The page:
Johannesburg - Empowerment experts have called for
government to introduce a broad-based black economic empowerment charter to
ensure retailers remain fully compliant with BEE codes of practice, according to Business
Despite BEE programmes by retail giants such as Pick n Pay
Stores [JSE:PIK], Massmart Holdings [JSE:MSM], Woolworths Holdings [JSE:WHL]
and Clicks Group [JSE:CLS], there has been widespread criticism that the sector is not
fully compliant with BEE standards.
The government had little or no leverage on broad-based BEE
in the retail sector, Ajay Lalu, the managing director of Black Lite Consulting
told Business Report.
Lalu criticised the sector's enterprise development
programmes and employee share schemes, saying some of them were used to
sugar-coat empowerment programmes as they did not fundamentally transform the
He said deals such as the Massmart and Walmart merger would
not have been opposed by the government if Massmart had good empowerment
programmes or better employee relations. “In my view the merger would have
received support from (the) government had Massmart been more proactive on its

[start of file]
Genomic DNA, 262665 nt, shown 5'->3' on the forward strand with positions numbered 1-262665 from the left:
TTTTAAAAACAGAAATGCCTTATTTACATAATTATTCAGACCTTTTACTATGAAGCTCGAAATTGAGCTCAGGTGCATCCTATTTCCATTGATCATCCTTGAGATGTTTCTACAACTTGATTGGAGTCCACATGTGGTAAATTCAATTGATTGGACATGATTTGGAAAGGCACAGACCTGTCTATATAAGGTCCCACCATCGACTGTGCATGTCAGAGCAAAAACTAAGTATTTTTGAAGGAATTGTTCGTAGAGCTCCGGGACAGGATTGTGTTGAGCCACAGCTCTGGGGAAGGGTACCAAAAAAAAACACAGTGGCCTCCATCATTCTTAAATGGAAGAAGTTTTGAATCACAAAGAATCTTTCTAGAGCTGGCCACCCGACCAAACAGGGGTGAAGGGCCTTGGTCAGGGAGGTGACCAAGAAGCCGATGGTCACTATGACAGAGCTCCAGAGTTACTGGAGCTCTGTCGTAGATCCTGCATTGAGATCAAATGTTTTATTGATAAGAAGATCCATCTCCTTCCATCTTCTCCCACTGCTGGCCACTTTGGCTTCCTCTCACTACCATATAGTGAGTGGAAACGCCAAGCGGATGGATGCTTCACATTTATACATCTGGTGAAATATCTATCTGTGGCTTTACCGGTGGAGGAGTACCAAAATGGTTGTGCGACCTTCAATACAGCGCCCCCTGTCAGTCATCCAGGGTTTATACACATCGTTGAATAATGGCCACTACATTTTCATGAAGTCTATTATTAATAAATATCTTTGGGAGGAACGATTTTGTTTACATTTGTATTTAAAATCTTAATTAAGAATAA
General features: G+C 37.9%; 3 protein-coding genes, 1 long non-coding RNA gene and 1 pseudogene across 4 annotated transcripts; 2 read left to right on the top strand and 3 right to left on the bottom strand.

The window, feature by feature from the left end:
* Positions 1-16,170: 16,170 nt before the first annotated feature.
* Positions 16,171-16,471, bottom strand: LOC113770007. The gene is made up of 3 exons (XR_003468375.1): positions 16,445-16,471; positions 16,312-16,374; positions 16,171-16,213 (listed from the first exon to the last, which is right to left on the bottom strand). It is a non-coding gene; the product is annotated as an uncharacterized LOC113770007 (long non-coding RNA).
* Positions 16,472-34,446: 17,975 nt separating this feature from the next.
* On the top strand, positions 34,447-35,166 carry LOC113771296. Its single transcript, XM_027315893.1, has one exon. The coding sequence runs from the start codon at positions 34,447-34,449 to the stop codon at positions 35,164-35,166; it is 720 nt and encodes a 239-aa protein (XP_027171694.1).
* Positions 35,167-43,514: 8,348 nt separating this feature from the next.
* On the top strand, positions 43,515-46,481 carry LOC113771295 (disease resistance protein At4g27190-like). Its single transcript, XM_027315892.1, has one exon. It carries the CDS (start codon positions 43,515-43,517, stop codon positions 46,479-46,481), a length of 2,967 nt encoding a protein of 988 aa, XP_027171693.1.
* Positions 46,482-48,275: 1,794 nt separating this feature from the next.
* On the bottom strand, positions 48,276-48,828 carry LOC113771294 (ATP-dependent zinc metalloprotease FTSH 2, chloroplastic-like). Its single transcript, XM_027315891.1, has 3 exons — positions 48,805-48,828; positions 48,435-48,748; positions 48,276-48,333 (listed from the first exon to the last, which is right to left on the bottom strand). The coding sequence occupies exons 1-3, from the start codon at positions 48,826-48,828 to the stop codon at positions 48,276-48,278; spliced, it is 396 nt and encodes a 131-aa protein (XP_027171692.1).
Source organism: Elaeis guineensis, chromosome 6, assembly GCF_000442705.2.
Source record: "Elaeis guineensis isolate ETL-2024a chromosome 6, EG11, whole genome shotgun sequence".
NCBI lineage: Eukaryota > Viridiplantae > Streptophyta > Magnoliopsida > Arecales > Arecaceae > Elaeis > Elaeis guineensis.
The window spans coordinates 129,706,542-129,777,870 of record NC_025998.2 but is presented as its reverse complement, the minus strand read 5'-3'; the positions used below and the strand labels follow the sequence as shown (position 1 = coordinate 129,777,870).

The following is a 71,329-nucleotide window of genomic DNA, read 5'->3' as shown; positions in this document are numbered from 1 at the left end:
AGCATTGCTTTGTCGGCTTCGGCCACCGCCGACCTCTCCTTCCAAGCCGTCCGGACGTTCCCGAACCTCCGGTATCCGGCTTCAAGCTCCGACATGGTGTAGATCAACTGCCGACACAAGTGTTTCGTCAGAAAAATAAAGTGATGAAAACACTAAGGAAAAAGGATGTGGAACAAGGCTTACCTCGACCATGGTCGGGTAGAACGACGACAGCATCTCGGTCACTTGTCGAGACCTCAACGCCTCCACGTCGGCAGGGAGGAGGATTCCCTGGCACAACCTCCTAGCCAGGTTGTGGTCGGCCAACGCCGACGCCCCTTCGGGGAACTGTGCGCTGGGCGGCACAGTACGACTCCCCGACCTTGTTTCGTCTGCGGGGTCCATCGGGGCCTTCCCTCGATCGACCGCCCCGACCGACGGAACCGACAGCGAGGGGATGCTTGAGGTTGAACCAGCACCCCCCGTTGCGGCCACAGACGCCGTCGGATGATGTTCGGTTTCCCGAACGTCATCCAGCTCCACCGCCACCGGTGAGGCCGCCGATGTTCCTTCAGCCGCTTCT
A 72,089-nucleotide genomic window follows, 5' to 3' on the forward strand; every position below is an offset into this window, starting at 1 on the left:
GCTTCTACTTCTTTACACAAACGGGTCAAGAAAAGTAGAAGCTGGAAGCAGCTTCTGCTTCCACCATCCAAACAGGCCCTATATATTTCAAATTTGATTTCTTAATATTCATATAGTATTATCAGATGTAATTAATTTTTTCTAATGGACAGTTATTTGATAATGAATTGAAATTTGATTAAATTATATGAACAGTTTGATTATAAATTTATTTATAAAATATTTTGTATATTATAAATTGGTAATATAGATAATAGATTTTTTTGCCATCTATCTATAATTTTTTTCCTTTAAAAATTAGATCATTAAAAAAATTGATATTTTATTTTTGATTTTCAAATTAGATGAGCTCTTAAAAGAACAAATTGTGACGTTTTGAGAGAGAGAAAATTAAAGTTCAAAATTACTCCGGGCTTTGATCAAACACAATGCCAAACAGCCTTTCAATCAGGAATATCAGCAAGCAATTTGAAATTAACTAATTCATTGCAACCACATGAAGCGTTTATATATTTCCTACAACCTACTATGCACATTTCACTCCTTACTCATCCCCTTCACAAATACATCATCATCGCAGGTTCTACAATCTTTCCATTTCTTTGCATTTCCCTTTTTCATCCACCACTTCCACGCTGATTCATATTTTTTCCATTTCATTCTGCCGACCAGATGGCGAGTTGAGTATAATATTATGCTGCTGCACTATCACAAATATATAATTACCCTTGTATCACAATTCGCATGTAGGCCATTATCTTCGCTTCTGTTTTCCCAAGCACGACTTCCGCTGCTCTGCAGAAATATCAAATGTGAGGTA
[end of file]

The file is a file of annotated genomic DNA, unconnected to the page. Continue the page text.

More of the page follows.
empowerment programme,” Lalu said.
The retail sector, unlike other industries, does not have a
transformation charter with set targets to be achieved by particular dates.
Instead of full partnerships with black-owned businesses,
retailers have put in place a number of enterprise development programmes and
broad-based employee share ownership programmes, the report said.
Through its enterprise programme, Woolworths had appointed
Stuart’s Joinery, a black family-owned company, as its preferred shop-fitting
supplier for the company’s African stores and it supported BEE suppliers, the
According to Pick n Pay chairperson Gareth Ackerman, its
employee share trust held 3.4 million shares in the company.
“Procurement from black-certified businesses remains a
priority and targets have been set for all buyers in all categories to ensure
that they have an element of black procurement within their respective
The company had also established an enterprise development
foundation and a franchise academy.
However, BEE analysts said this was not enough.
Lalu said retail empowerment programmes, including
enterprise development, were inadequate unless retailers were prepared to
establish a transformed and sustainable supply chain with real benefits flowing
to black people.
Lalu stressed that more attention should be given to the
manufacturing and retail sectors.
Andile Thloaele, CEO of consultancy Inforcomm, said the
reason retailers lagged behind with BEE programmes was because they were not
incentivised. He also added that BEE guidelines were too diluted to get the
sector to fully comply.
- Business Report